No break for limping Lobos in Tulsa

September 23, 2017 GMT

By Bob Davie’s most recent calculations, a college football field still measures exactly 160 feet in width.

In his estimation, no team utilizes every square inch of that space quite like the Tulsa Golden Hurricane. The Lobos visit the Golden Hurricane on Saturday in UNM’s first nonconference road game of the season.

“It is the scheme to spread you from sideline to sideline,” Davie said. “You won’t see a team in all of college football that takes wider splits by receivers. I mean, they’ll have guys clear out on the sidelines with the intentions of creating space. Then the combination of tempo, tempo, tempo, space — if there’s any air, all of a sudden that ball creases the line of scrimmage.”

It’s a scheme that is very close to turning Tulsa’s season around, according to Golden Hurricane head coach Philip Montgomery. Despite having a defense that has been torched in the first three weeks of the season, he likes what he sees when he studies game film of his offensive line.

“Even when some things kind of break down, our running backs have done a really great job of making yards when there’s not really anything there,” he said.

Known as a prolific passing team, Tulsa is dangerous when running the ball. It’s all due to that spread formation that siphons the defense’s attention away from the trenches.

“This will be a different kind of run, though,” Davie said. “This will be up on you in a hurry, in your face with the combination of tempo.”

D’Angelo Brewer does most of the work in Tulsa’s two-back set. He is fourth in the country with 447 rushing yards through three games. That includes a 262-yard performance in a win over Louisiana.

As a team they’ve rushed for 847 yards the last two weeks.

“There’s going to be a lot of collisions up in that core,” Davie said. “It’s when that ball breaks the line of scrimmage is when the problem happens, and to be honest there’s not that many people that can tackle them once they break the line of scrimmage. They have a tremendous amount of big plays.”

Of deeper concern for UNM is its own offense. While Tulsa has given up 152 points in three games, the Lobos have scored just 80 points all season. The option attack is a shell of its former self and, oh by the way, the team is down to its third-string quarterback since starter Lamar Jordan and backup Tevaka Tuioti are both out with concussions.

That leaves senior Coltin Gerhart in charge. Behind him is a slew of non-quarterback backups who will play in case of emergency.

“Tempo. Of Tulsa. Tulsa’s offense. And we’re playing with a third-team quarterback,” Davie said, pausing for effect, when asked about his team’s points of emphasis on Saturday. “Pretty good concerns, right? And they won 10 games last year. Let me put another one in there.”

What helps is Gerhart’s even-keeled approach. Unflappable on and off the field, he has had a calming effect on the players and coaches whenever his number has been called.

“He is just a straight line, doesn’t show his emotion — and he plays that way,” Davie said. “When he went in [against Boise State], you didn’t feel the least bit rattled having him in there.”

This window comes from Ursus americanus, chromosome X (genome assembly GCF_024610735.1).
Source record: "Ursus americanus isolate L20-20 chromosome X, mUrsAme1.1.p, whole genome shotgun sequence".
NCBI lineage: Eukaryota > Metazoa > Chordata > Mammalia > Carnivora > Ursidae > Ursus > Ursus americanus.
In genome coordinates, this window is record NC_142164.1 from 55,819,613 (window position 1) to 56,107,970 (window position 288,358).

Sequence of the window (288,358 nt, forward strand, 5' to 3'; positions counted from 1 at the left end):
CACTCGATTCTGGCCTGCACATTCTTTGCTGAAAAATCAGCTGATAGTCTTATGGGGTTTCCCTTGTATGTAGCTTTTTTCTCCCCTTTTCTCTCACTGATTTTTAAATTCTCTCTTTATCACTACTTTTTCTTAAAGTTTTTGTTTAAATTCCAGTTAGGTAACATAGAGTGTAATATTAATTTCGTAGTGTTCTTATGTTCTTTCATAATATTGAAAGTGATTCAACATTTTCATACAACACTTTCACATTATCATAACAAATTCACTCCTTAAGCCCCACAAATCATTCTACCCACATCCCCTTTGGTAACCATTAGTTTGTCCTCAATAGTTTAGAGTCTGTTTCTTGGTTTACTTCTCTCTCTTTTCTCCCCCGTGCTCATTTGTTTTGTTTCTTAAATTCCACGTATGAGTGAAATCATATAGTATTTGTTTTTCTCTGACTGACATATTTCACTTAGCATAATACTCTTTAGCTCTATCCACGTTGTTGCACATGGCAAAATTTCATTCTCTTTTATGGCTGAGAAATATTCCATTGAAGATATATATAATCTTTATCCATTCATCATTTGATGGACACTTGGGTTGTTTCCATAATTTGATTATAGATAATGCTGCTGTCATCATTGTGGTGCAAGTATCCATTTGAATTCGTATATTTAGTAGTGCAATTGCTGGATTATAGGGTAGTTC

All that’s left is managing the storm that is the Golden Hurricane, a team that has gotten all the motivation it needed from a blowout loss to Oklahoma State and a crushing loss on the road last week at Toledo.

“I think they’re angry and they’re hurt,” Montgomery said. “They’re ready to get back and prove that what type of team we can really be. Like I said, I really do believe that we’re close in a lot of areas. We got to have [the Toledo] game and that moment where it’s pushing us over the edge and making those things happen.”


MWC struggles: The Mountain West had eight non-conference games last weekend. The only win came from San Diego State, which upset then-No. 19 Stanford at home, 20-17. Save for Nevada’s 30-28 loss at home to Idaho State, everyone else lost by at least 16 points. That includes Colorado State’s 41-23 defeat at No. 1 Alabama.

San Diego State (3-0) cracked both Top 25 polls this week and will travel to Air Force on Saturday night. Only the Aztecs, Boise State (2-1) and Hawaii (2-1) are above .500 at this point in the season.

As a whole, the MWC is 15-19 in nonconference games, going 3-12 on the road.

The prospects for a turnaround this weekend aren’t great. UNLV heads to No. 9 Ohio State, Nevada travels to No. 18 Washington State and Boise State had Virginia at home on Friday night.

Attendance: The Lobos rank sixth in the MWC in attendance, averaging 26,951 in two games at Dreamstyle Stadium. San Diego State leads the way with an average of 44,586 in two games, followed by Fresno State, Air Force, Colorado State and Boise State.

San Jose State is last, having drawn an average of just 12,022 in two games. The league average in 19 home dates prior to Friday was 26,969.

Top picks: Much has been made of Wyoming quarterback Josh Allen, whom the Lobos will see in person on Oct. 28. Should he actually go No. 1 in next year’s NFL Draft, he would become the second top pick out of the conference since its inception in 1999. That would rank higher than the Big 12 and equal the two top selections out of the ACC and Big Ten.

The SEC has had six No. 1 selections since 1999 while the Pac-12 has had three.

Yardage gains: The Lobos are averaging 122 fewer yards on the ground this season than last. That’s a problem. The good news is they’re giving up just 67.5 yards rushing per game thus far. That equates to just 2.5 yards per opponent carry.